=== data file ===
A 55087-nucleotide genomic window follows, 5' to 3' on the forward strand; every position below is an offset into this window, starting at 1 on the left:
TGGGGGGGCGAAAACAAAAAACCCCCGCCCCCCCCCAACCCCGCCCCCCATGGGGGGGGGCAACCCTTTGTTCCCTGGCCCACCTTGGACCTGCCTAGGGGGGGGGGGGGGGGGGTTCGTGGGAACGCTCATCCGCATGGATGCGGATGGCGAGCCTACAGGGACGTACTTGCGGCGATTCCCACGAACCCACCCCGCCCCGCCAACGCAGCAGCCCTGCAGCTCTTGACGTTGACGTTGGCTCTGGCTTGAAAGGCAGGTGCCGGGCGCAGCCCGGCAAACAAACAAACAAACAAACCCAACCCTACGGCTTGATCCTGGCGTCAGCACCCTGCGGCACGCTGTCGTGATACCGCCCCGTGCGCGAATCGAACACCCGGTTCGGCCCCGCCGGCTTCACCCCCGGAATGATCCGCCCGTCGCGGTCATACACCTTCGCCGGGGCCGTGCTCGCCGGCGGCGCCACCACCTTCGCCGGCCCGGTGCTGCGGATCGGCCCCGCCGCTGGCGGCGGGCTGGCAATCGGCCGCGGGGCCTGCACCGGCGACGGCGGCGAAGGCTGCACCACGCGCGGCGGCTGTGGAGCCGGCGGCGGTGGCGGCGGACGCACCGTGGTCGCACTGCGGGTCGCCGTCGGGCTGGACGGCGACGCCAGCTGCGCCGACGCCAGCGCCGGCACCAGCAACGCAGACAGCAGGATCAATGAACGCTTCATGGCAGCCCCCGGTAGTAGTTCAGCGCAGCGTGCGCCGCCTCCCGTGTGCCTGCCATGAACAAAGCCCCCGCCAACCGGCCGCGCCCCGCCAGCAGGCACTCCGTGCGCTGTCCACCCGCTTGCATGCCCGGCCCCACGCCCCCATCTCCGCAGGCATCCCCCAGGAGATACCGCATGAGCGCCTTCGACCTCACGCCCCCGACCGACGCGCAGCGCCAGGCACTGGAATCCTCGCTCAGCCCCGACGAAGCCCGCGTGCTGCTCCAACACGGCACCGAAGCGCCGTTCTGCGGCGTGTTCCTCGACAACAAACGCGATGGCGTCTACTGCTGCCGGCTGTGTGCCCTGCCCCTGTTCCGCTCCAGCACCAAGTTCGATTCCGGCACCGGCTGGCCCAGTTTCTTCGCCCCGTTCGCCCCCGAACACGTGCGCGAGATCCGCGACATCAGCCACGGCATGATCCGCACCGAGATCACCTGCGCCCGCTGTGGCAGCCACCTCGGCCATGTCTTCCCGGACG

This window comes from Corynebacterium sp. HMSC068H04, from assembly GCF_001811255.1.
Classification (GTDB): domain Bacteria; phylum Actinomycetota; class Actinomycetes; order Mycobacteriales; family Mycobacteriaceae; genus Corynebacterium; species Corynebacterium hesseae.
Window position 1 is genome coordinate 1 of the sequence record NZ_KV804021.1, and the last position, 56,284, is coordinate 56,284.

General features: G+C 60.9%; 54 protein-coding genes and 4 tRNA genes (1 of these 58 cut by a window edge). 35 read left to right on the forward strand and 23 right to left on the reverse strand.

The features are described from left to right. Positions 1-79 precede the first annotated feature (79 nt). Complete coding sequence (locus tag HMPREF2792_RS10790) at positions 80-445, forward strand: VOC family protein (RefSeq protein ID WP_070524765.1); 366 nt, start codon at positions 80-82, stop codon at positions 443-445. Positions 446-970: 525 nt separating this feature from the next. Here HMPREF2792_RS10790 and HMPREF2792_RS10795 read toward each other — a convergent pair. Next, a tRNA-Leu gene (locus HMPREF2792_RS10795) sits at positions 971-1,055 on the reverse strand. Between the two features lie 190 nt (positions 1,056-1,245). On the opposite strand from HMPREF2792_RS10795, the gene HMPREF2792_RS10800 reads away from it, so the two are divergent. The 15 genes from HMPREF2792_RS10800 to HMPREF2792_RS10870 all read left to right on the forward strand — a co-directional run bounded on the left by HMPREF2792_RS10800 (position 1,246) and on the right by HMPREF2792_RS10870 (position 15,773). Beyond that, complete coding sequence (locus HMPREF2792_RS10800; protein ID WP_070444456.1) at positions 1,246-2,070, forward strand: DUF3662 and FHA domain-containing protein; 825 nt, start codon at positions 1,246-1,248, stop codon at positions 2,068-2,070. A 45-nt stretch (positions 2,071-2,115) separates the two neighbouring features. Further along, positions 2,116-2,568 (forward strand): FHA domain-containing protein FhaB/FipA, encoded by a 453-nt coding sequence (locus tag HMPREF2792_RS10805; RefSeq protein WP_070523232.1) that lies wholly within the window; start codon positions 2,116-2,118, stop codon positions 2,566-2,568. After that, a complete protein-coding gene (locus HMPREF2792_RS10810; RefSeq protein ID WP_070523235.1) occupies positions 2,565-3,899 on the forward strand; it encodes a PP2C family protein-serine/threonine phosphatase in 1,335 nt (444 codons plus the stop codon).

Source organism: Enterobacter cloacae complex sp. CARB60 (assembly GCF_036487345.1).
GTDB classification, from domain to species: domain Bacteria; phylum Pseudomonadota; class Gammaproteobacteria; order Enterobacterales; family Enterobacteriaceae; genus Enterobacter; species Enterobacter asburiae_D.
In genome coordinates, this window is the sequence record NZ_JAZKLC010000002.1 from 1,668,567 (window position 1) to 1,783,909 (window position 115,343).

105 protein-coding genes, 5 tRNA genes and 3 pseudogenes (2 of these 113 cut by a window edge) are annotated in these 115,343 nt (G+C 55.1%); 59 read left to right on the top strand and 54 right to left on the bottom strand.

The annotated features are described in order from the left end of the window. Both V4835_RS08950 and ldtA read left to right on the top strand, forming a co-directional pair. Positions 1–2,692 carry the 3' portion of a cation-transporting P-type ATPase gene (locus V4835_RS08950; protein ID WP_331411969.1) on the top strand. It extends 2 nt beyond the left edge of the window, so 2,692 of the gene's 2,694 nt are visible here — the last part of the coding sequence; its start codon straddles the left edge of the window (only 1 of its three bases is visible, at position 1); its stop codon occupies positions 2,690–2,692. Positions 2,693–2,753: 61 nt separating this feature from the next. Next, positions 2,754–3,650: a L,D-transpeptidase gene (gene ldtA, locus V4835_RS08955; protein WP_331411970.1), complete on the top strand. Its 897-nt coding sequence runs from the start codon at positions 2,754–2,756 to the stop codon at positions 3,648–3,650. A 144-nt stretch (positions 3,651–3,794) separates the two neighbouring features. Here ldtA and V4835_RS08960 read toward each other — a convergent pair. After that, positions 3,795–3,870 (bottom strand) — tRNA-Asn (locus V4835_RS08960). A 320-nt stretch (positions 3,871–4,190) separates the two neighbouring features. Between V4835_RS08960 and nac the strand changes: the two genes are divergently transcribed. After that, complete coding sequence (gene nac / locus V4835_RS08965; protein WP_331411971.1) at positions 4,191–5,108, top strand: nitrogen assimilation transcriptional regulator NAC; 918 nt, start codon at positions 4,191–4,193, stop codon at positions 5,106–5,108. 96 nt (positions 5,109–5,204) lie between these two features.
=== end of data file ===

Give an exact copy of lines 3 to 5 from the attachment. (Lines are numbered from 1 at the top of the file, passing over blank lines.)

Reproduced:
This window comes from Corynebacterium sp. HMSC068H04, from assembly GCF_001811255.1.
Classification (GTDB): domain Bacteria; phylum Actinomycetota; class Actinomycetes; order Mycobacteriales; family Mycobacteriaceae; genus Corynebacterium; species Corynebacterium hesseae.
Window position 1 is genome coordinate 1 of the sequence record NZ_KV804021.1, and the last position, 56,284, is coordinate 56,284.